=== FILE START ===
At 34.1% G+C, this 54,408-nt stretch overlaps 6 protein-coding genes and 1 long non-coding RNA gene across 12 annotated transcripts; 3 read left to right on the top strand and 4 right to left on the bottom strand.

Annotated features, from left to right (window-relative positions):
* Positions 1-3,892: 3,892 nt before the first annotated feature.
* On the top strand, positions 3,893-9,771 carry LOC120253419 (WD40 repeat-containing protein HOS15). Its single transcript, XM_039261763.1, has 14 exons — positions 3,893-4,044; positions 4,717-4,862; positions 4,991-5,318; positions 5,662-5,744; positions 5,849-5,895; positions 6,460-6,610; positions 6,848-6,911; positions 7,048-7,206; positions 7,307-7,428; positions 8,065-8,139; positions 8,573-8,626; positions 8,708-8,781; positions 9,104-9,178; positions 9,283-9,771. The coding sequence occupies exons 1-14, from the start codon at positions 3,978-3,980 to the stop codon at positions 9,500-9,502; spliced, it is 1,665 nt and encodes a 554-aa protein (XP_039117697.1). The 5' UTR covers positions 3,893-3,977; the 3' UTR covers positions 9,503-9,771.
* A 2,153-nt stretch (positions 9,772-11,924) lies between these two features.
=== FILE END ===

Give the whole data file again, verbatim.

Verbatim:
At 34.1% G+C, this 54,408-nt stretch overlaps 6 protein-coding genes and 1 long non-coding RNA gene across 12 annotated transcripts; 3 read left to right on the top strand and 4 right to left on the bottom strand.

Annotated features, from left to right (window-relative positions):
* Positions 1-3,892: 3,892 nt before the first annotated feature.
* On the top strand, positions 3,893-9,771 carry LOC120253419 (WD40 repeat-containing protein HOS15). Its single transcript, XM_039261763.1, has 14 exons — positions 3,893-4,044; positions 4,717-4,862; positions 4,991-5,318; positions 5,662-5,744; positions 5,849-5,895; positions 6,460-6,610; positions 6,848-6,911; positions 7,048-7,206; positions 7,307-7,428; positions 8,065-8,139; positions 8,573-8,626; positions 8,708-8,781; positions 9,104-9,178; positions 9,283-9,771. The coding sequence occupies exons 1-14, from the start codon at positions 3,978-3,980 to the stop codon at positions 9,500-9,502; spliced, it is 1,665 nt and encodes a 554-aa protein (XP_039117697.1). The 5' UTR covers positions 3,893-3,977; the 3' UTR covers positions 9,503-9,771.
* A 2,153-nt stretch (positions 9,772-11,924) lies between these two features.